Wednesday, September 12, 2007

here's why tenure!

click the title to this post to see an entry on Brian Leiter's Law School Reports. Erwin Chemerinsky was hired as dean at the new law school, U. Cal, Irvine.

Yesterday, the Chancellor of the University of Cailfornia at Irvine flew to Durham and fired Chemerinsky, saying that he had not been aware of how Chemerinsky's political views would make him a target for criticism from conservatives.
and he hadn't even started deaning yet.

Also, here is a first-person account from September 5's Chronicle of Higher Education about what tenure means. Briefly, the author (these people quite often write under pseudonyms, the paranoia of tenure) comments,
I look forward to the day when I can turn down a committee appointment that will take up way too much of my time and does not interest me in the least; when I can speak freely in meetings without fear that I'll be looking for a new job next year; and when I can go for a period of time without feeling the pressure to write something new, and I can actually dig into a long-term project and savor the research process.
This junior academic sees the tenure process with pretty clear eyes. It requires real commitment in order to make the tenure goal; it's not a simple process.
My friend "Mark" just went through his third-year review. It didn't go well, but he thinks that he can turn things around with a few superficial changes. Mark believes that if he just keeps his door open a bit more and shows up to one or two more campus activities, the administration will believe he is plugged in to campus life, which is terribly important at our college.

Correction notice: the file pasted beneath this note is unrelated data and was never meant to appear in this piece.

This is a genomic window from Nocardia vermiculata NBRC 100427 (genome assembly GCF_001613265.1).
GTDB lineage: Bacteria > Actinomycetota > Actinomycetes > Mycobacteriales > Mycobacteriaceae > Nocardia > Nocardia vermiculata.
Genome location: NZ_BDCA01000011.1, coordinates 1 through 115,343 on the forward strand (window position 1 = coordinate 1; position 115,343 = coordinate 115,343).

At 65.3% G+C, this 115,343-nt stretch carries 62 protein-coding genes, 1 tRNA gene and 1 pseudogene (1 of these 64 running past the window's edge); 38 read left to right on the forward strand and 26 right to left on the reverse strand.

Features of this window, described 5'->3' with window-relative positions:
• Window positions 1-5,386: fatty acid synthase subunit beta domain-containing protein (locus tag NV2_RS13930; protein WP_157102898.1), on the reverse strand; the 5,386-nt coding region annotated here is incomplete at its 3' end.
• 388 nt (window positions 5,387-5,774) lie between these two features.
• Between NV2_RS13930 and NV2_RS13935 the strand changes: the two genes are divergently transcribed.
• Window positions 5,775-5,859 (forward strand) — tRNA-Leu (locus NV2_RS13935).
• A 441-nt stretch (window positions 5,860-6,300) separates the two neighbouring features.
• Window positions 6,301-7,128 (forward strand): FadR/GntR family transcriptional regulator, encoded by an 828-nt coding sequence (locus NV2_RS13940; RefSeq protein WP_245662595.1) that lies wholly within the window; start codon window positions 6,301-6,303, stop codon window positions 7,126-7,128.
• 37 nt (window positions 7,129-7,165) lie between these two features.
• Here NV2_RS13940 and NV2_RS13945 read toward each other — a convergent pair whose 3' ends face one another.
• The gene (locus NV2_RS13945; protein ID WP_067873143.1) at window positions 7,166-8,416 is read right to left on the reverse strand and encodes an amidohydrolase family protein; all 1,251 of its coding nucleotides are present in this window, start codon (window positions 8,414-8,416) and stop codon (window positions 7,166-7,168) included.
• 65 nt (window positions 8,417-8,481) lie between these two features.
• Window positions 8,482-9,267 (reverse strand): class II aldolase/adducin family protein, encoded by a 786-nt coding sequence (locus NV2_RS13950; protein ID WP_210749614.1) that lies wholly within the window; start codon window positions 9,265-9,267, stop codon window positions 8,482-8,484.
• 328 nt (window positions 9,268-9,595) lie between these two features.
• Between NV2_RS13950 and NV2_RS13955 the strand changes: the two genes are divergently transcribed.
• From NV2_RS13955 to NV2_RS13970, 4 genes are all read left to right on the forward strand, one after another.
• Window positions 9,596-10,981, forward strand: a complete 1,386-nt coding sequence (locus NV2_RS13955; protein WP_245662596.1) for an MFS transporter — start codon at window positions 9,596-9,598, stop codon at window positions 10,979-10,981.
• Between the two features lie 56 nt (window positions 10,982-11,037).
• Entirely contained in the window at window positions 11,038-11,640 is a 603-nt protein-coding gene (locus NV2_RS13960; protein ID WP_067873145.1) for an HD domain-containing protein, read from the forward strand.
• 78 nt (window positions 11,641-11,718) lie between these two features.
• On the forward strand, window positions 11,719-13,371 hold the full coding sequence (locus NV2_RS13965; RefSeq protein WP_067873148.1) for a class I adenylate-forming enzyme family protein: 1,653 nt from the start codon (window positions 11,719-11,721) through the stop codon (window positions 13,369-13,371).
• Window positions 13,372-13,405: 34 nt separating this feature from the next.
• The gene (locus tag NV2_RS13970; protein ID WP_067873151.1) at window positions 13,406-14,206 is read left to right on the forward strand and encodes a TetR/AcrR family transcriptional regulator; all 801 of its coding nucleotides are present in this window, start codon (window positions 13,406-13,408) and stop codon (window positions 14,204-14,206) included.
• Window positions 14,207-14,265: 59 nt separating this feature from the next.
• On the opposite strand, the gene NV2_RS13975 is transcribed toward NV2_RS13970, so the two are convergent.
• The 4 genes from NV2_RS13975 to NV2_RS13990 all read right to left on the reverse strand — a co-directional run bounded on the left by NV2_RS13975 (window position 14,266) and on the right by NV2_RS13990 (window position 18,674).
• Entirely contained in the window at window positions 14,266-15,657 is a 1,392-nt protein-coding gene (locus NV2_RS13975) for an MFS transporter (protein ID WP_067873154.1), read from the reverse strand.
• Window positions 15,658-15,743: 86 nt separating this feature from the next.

Mark does not understand that he has to make deep changes in the way he feels about students here. He seems to see them now as an inconvenience, preventing him from spending time on his writing, and it shows. That's not good in a teaching institution like ours.

I have another friend, "Doug," who was recently denied tenure. Doug, too, was unwilling to make deep changes in his job performance in order to reap the long-term benefits of tenure. He was told that he needed to increase his involvement with students. Instead, he did the bare minimum. He was unwilling to make the investment required for the few years until he came up for tenure, which, had he earned it, would have resulted in another 20 or more years of full-time employment.

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